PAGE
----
The next big step for Paramount+ with Showtime? Maybe Starz

When no one wanted Starz, the Lionsgate holding company focused on selling the Lionsgate studio. But analysts see another possibility.

Remember late summer 2022 when Lionsgate was undoubtedly looking to sell Starz? Lionsgate CEO Jon Feltheimer said the Starz sale would close at the end of March 2023, but since then there has been no interest in the streaming home of “P-Valley” and “Gaslit.”

So, a change of plans: The Lionsgate holding company has decided to spin off its businesses and sell… Lionsgate studio, producer of franchises like “John Wick” and “Hunger Games” as well as “Acapulco” and “Ghosts ” TV shows. And Starz is still portable (more on that below).

“Our plan to separate Lionsgate and Starz by the end of September remains on track,” Feltheimer said on last week’s earnings call. “The separation gives our two core businesses the opportunity to pursue strategic and financial paths that make sense for each and unlock greater value by operating as pure-play entities. We are looking at a number of financial strategies to ensure that both companies have strong balance sheets at the time of the separation.”

A recent analyst report shows that the financial community agrees: Lionsgate has more value.

The studio’s library drives most of the holding company’s corporate value (market cap, debt and cash). Lionsgate currently estimates it at $4.1 billion; Wells Fargo analysts believe it should be more than $4.5 billion. In fact, they believe the studio alone should be valued at $3.7 billion.

“There’s a gold rush for content,” Wells Fargo stock analysts wrote on Feb. 14, and Lionsgate “could be a pickaxe supplier.” The miners in the Wells Fargo analogy are, as you might have guessed, ribbons.

The recent history of this poetic license supports it. Less than a year ago, Amazon paid $8.45 billion for MGM. Lionsgate may not be MGM, but the banks are ambitious real estate agents, and with the lone (high) comp who faces them, they’ll use it.

"P-valley" on Starz

“P-Valley” on Starz

Mark Hill/Starz

No one seems eager to explore Starz. Wells Fargo estimates its enterprise value at $864 million; Last spring, when profits paled in comparison to subscriber value, analysts at the same bank valued Starz at double that.

Starz’s lack of “competitiveness” is “holding (Lionsgate) back,” Wells Fargo wrote on Valentine’s Day. But in the spirit of the holiday, every dish has a lid. Analysts believe Starz would be “an especially good fit” for Paramount Global.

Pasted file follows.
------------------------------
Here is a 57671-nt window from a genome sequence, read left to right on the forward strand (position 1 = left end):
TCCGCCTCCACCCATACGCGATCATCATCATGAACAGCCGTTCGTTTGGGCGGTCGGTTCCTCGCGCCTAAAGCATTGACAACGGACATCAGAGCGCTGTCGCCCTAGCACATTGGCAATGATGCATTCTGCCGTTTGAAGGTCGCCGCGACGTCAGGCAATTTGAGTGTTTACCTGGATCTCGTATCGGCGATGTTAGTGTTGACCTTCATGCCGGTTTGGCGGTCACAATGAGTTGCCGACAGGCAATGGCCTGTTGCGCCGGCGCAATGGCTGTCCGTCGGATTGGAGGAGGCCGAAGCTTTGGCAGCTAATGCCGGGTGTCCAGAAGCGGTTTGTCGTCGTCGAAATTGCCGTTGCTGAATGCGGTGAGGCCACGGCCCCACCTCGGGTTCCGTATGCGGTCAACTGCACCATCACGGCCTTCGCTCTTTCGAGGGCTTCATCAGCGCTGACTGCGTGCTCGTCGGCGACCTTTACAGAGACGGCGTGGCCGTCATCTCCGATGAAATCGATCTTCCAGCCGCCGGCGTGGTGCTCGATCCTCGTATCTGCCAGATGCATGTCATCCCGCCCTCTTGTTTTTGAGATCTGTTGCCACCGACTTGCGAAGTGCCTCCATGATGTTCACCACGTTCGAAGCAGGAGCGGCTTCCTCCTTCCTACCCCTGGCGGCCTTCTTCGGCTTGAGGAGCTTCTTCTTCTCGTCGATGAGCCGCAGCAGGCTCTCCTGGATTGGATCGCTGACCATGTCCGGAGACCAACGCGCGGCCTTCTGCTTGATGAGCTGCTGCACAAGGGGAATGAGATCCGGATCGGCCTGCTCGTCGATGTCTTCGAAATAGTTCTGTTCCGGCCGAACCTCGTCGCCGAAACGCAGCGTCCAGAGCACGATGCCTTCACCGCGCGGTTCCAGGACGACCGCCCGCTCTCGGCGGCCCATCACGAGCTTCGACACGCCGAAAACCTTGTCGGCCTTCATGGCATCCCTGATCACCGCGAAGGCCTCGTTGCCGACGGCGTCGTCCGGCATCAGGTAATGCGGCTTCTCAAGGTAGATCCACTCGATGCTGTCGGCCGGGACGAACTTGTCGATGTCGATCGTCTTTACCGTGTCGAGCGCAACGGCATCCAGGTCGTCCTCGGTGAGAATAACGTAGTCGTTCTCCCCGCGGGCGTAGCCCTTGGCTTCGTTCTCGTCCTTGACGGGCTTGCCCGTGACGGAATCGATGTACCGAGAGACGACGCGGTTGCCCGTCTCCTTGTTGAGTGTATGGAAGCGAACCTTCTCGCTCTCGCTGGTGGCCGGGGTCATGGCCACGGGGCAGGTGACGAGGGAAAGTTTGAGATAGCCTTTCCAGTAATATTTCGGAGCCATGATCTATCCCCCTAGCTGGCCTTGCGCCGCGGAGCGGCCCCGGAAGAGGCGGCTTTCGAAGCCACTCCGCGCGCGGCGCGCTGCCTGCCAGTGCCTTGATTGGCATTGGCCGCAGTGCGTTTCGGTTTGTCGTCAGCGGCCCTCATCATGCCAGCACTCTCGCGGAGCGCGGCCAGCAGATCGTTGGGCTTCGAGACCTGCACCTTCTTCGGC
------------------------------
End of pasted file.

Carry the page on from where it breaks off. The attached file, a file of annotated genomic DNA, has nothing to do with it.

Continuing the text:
The home of the “Outlander” and “Power” franchises plays well with women and black viewers — as do many of Paramount’s cable channels. It can be an additional premium add-on for Paramount+, renamed Showtime, the bank pointed out. “Billions: BMF”, anyone?

Paramount ended the fall quarter with 67 million global streaming subscribers; Paramount+ accounted for 46 million of that. The company, which will announce updated numbers Thursday through the end of 2022, is no longer breaking out Showtime subscriptions.

Last week, Lionsgate said Starz ended the 2022 calendar with 35.1 million subscribers (against budget); nearly 25 million of these are from streaming. StarzPlay Arabia gained another 2.1 million subscribers.

A spokesperson for Paramount Global declined to comment for this story. A source close to the company said Starz is not on its M&A radar.

THE EXPENDABLES 3, from left: Sylvester Stallone, Randy Couture, Antonio Banderas, Jason Statham, Wesley Snipes, Dolph Lundgren, 2014. ph: Phil Bray/©Lionsgate/Courtesy Everett Collection

“Expendables 3”

©Courtesy of Lions Gate/Everett Collection

Meanwhile, Lionsgate is “quietly” preparing to separate Starz and its studio — by separating employees from their jobs.

“We have quietly reduced our workforce by approximately 150 full-time employees, or about 10 percent of our workforce,” Lionsgate CFO Jimmy Barge said on the company’s conference call last week.

In terms of revenue, Lionsgate had a strong third quarter, beating Wall Street expectations with $1 billion in revenue; the company reported earnings of 26 cents per share. Part of the growth came from licensing Lionsgate’s movie and TV library, particularly “Schitt’s Creek,” and older movies and shows to AVOD streamers.

Starz, for its part, lost some subscribers.

Lionsgate is gearing up for a big year with the upcoming “John Wick Chapter 4,” the new “Hunger Games” prequel, “Are You There God? It’s Me, Margaret,” and an “Expendables” movie on the horizon. (“The biggest movie of recent years,” raved RBC analysts in their own post-earnings note.)

Yes, we would buy that too.

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